Unemployment insurance: The Federal Unemployment Tax Act (FUTA) helps pay for the federal-state unemployment insurance system. Only the first $7,000 of a worker’s wages are used to calculate this tax. The FUTA money is mostly used to pay for state unemployment insurance program administration.
State payroll taxes
Unemployment insurance: The State Unemployment Tax Act (SUTA) tax provides state unemployment benefits to eligible workers who lose their jobs through no fault of their own.
Disability insurance: Five states, listed below, and Puerto Rico also require employers to provide short-term disability insurance for non-work related injuries and sickness that prevent an employee from working.
If your company does business in any of these locales, you may have to withhold taxes from your worker’s pay and/or pay the taxes to cover the insurance costs. Some states just charge workers. Others charge employers. Some charge both.
Employer payroll tax responsibilities
Payroll taxes are divided into what the employer owes and what the employee owes. Here’s a closer look at the employer breakdown:
6.2% for Social Security. As the employer you pay 6.2% , or half, of the 12.4% Social Security tax owed on the first $118,500 of an employee’s wages. That maximum wage cap bumps up to $127,200 in 2017.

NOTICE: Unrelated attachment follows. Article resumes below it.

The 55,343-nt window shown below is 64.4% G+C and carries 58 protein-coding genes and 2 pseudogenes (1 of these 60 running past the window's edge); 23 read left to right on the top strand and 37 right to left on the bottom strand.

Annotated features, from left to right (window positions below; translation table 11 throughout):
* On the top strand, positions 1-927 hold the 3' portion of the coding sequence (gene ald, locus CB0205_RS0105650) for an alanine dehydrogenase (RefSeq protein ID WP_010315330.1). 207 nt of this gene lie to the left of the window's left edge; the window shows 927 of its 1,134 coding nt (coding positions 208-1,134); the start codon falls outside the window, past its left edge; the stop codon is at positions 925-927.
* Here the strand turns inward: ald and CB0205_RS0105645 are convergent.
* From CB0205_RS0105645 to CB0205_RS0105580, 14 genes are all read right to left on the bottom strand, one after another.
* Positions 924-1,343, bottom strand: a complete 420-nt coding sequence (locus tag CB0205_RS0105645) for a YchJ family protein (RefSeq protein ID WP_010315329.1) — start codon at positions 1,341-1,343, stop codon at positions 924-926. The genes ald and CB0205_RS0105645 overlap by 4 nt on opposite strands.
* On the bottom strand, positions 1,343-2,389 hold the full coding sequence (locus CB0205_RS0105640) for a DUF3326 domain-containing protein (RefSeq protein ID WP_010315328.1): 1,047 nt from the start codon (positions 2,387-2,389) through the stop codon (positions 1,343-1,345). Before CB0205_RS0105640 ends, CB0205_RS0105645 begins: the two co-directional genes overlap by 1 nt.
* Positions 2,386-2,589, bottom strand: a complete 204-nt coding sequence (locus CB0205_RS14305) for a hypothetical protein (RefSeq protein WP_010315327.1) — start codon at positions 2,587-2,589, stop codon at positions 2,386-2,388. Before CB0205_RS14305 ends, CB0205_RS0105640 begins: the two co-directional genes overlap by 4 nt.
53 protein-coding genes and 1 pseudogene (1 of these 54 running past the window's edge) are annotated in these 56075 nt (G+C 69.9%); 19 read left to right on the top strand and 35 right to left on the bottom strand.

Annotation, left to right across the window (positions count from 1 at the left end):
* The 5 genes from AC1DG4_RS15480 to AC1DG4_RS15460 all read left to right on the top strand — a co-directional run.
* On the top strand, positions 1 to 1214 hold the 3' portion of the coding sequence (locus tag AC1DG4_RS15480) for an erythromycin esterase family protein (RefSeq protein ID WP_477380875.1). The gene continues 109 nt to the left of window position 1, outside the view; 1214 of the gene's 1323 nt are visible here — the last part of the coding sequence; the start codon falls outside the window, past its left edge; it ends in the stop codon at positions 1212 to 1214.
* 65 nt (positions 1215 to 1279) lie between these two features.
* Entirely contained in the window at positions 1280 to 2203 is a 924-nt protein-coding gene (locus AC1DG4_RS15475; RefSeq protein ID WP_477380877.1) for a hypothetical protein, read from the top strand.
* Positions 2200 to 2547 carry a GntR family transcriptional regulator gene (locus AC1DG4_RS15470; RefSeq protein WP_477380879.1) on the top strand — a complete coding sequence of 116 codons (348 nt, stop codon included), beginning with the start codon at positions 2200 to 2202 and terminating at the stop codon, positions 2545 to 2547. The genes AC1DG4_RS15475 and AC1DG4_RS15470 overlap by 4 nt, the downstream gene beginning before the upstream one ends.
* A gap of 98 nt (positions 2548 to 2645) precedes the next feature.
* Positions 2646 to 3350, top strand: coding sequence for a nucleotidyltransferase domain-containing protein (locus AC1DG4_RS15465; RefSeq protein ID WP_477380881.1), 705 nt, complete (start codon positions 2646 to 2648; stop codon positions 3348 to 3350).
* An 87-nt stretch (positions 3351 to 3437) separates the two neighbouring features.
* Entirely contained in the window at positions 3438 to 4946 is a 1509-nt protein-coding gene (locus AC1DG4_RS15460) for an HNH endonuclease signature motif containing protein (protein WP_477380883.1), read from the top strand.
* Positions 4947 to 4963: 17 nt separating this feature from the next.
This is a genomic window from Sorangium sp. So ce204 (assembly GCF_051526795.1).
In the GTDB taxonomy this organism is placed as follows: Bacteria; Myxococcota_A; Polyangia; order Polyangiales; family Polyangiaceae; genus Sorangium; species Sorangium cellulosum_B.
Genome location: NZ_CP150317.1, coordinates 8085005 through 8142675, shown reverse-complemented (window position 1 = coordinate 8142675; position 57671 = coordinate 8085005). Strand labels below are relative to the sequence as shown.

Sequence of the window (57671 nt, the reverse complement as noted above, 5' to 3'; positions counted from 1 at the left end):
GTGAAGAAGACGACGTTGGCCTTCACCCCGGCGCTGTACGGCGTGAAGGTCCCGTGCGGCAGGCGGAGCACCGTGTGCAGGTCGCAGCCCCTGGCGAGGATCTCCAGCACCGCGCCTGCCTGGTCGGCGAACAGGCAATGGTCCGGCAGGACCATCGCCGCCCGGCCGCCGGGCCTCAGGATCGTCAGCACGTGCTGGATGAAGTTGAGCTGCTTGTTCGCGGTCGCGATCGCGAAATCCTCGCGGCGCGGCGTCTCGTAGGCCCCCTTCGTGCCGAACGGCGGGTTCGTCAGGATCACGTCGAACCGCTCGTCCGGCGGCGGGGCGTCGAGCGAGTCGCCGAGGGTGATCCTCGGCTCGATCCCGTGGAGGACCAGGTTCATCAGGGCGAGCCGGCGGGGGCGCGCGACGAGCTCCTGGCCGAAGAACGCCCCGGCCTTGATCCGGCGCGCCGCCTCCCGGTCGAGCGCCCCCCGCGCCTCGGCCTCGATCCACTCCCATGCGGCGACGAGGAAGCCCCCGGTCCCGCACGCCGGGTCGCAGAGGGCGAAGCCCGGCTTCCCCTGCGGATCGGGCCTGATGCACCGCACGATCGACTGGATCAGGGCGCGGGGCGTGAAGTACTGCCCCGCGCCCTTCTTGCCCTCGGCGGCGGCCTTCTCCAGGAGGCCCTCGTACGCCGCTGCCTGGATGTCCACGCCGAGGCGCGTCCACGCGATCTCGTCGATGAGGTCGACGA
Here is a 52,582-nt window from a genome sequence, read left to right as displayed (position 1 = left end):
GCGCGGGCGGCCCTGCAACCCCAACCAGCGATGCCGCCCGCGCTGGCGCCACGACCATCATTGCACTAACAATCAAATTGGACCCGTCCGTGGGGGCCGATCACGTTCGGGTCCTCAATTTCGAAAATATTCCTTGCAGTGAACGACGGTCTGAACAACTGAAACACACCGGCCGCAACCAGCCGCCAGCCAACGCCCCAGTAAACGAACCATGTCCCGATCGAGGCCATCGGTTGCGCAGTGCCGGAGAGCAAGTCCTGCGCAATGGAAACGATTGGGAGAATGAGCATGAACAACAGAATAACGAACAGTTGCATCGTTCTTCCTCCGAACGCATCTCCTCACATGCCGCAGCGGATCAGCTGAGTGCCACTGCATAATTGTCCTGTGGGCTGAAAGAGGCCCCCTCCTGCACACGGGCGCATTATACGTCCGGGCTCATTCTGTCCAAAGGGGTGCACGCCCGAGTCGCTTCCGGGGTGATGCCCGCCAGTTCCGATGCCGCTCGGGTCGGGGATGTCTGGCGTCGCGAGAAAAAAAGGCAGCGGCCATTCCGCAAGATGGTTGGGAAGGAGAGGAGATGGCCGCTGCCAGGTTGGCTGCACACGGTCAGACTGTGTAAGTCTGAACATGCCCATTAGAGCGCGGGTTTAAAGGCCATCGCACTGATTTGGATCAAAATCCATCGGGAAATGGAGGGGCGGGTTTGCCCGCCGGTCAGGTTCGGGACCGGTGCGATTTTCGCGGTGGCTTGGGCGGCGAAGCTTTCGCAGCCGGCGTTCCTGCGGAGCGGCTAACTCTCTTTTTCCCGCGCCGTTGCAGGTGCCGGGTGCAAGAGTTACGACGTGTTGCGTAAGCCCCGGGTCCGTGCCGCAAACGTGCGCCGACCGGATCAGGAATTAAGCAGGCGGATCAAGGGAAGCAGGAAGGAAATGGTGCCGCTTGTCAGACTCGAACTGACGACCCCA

1.45% for Medicare. The employer also splits the Medicare tax owed on an employee’s wages.
6%, up to $42 a year, max, for the federal unemployment insurance tax that is based on the first $7,000 in wages for each employee. The actual rate is typically 0.6% because employers get a 5.4% credit for the state unemployment insurance tax they also have to pay, in most cases. Only employers pay the FUTA tax.
The state unemployment insurance tax rate for employers varies by state.
Employee payroll tax responsibilities
6.2% for Social Security
1.45% for Medicare
0% for state unemployment insurance taxes, except in Alaska, New Jersey and Pennsylvania. These are the only three states that regularly charge employees a state unemployment insurance tax. That employee tax money has to be withheld by the employer and paid to the state with the employer’s own quarterly unemployment tax payments.
Payroll tax payment schedule and deadlines
Payroll taxes you owe to the federal government have to be paid monthly or semi-weekly (twice a week), depending on how much payroll tax you typically owe.
If the federal taxes were $50,000 or less over a 12-month period, you deposit the taxes monthly.